The HuffPo Unwittingly Proves The Awesomeness Of Louisiana’s Voucher Law

We got a kick out of this

If Louisiana Gov. Bobby Jindal (R) loses a legal battle over his school voucher program, his state’s tax dollars may no longer go toward sending students to private institutions to learn that hippies were all a bunch of disheveled, drug-addled, godless philistines.

While the controversial law remains mired in the courts after being ruled unconstitutional last year, however, Louisiana taxpayers will continue to fund a program that sends poor and middle-income students to private institutions with curricula often determined by controversial and inaccurate textbooks.

The latest bizarre history lesson comes via John Aravosis of AmericaBlog, and suggests that the author wasn’t very fond of a particular counter-culture movement of the 1960s.

Many young people turned to drugs and immoral lifestyles; these youth became known as hippies. They went without bathing, wore dirty, ragged, unconventional clothing, and deliberately broke all codes of politeness or manners. Rock music played an important part in the hippie movement and had great influence over the hippies. Many of the rock musicians they followed belonged to Eastern religious cults or practiced Satan worship.

Of course, the piece is wrong at the outset; Louisiana’s voucher law wasn’t ruled unconstitutional. The funding mechanism for it, namely diverting money from the Minimum Foundation Program which was originally designed to supplement pay for teachers, was ruled unconstitutional. Based on Judge Tim Kelley’s ruling if the program is funded through another means that problem goes away.

The rest of the post drags up all the old “Loch Ness Monster” tropes the Left constantly attempts to foist on religious schools, and it gets boring at that point.

But what’s entertaining is the apoplexy over a negative characterization of hippies at a left-wing site where most, or at least a significant fraction, of the contributors are retread hippies or wannabes.

After all, who could possibly think that dirty hippies were dirty? Or that Sex, Drugs and Rock & Roll would constitute an immoral lifestyle?

You can argue about whether the characterization of hippies in the textbook the HuffPo lefties are going into paroxysms about is overly pejorative, but there is no question you won’t hear that characterization in government schools.

So for a parent who doesn’t want his or her kids getting a positive impression of hippies, or who would prefer some assistance in discouraging those kids from emulating that lifestyle, getting stuck in government schools means said parent has no say in how those kids are being raised for eight hours a day on weekdays.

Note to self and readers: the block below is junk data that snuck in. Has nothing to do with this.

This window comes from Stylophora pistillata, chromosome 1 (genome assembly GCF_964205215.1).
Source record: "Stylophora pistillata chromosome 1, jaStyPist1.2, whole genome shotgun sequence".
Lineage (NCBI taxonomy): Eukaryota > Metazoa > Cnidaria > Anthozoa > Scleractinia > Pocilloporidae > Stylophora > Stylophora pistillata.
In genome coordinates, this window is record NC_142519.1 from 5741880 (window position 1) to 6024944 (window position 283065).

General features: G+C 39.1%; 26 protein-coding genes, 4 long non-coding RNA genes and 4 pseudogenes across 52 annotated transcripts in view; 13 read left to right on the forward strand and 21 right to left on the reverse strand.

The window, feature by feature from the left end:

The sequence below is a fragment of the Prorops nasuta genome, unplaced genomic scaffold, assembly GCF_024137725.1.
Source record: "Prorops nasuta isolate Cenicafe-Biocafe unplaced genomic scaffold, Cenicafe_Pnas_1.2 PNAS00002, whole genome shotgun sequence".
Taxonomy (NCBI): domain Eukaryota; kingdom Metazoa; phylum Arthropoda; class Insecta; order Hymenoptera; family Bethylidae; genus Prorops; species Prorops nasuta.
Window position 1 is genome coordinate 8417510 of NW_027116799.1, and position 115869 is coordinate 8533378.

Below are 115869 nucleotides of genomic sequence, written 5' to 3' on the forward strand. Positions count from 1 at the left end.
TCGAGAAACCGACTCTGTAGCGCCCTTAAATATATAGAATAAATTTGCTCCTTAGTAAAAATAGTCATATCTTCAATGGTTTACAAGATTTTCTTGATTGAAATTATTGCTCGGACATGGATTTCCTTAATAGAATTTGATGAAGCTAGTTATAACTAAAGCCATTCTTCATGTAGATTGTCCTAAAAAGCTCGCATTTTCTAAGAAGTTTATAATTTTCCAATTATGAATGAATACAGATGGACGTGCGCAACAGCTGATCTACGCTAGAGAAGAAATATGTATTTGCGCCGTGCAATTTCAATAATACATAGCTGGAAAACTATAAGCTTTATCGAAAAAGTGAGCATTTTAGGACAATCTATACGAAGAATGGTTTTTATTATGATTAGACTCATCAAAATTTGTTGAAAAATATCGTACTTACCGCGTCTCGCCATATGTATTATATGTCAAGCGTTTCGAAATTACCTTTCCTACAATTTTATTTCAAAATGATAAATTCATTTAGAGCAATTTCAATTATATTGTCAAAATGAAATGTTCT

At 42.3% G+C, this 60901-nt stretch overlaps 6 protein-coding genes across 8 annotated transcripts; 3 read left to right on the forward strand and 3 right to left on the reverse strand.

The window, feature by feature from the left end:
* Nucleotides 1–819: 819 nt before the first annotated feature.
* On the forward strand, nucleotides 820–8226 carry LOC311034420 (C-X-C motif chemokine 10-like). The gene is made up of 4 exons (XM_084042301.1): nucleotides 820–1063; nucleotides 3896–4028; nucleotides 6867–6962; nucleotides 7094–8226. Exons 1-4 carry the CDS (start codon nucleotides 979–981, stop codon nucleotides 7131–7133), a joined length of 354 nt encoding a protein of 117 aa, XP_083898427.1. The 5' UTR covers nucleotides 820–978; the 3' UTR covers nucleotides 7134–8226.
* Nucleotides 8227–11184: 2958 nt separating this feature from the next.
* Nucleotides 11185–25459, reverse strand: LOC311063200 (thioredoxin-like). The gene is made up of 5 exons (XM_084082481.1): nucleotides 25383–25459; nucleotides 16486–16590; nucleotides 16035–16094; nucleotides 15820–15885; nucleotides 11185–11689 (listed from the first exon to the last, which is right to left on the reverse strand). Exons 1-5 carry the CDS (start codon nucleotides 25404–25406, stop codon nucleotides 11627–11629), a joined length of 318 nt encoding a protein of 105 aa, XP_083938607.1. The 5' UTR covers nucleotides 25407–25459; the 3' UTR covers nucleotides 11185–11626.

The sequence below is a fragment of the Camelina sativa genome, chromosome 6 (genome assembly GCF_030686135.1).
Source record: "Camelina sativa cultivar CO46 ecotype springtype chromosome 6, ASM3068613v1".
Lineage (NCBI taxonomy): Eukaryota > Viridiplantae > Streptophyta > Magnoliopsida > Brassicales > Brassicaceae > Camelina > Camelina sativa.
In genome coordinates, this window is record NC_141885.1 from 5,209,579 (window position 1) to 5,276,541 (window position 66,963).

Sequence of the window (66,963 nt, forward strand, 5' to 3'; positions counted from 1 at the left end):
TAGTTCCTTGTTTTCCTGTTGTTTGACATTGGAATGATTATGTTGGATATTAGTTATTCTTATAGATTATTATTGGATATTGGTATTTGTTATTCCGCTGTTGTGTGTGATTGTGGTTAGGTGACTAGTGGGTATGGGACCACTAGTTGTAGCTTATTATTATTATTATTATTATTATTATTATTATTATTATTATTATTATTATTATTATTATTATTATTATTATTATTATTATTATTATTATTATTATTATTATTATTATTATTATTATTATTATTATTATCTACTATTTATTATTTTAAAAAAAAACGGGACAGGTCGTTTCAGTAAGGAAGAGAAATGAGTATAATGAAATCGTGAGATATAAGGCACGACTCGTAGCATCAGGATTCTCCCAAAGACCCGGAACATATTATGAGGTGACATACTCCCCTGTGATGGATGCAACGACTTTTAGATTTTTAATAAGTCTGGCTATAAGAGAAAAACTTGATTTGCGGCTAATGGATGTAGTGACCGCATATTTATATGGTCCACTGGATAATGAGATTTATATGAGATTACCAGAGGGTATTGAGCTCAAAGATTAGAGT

In a “voucher school,” let’s remember that nobody is there because they have to be. That school is populated completely with folks who volunteered to attend.

Meaning that nobody HAS to learn that dirty hippies were dirty. If you send your kid to a private school which teaches that dirty hippies were dirty and you disagree with that, you can pull your kid out of that school – voucher or no voucher.

But if you for whatever reason have neither the resources for private school tuition nor access to a voucher, you’re stuck sifting through what they teach in government schools.

And the HuffPo gang has no problem with what’s taught there.

Like for example that the New Deal cured us of the Great Depression, which is a lie.

Or that global warming is a man-made phenomenon, which is a lie.

Or that it’s “cultural outreach” or whatever to dress your daughter up in a burka.

Or lots of other things which assist in cranking out the worst-educated kids – and worse, worst-prepared for the adversities of life – in American history.

If as a parent you’d prefer not to have to spend every night de-programming your kid from the crap they’re indoctrinated with at government schools – while also trying to fight off the crap they’re indoctrinated with by the moron culture they’re ingesting when they flip on the TV at home – and use a voucher to cover the cost, the HuffPo gang will stroke out about it and call you stupid.

Well, what the HuffPo gang characterizes as stupid tends to produce better citizens than what they think is progressive and brilliant.

But the good news is, with the voucher program it’s up to the people involved to decide for themselves. The state isn’t forcing anybody to do anything. It’s for the parents to choose.

As it should be.

And if the market, rather than a lefty-controlled educational elite, gets to decide what schoolkids are taught about dirty hippies – or a host of other subjects which can influence the direction of the culture – then that’s an effect which would serve to prove Louisiana’s voucher law could be the best thing we’ve ever done in this state.

Nobody at HuffPo will agree with that. But who cares what they think? They’re busy trashing New York and California and Illinois and whatever other socialist utopias they populate; let them continue with that project, and we’ll go our own way without any feedback from them.

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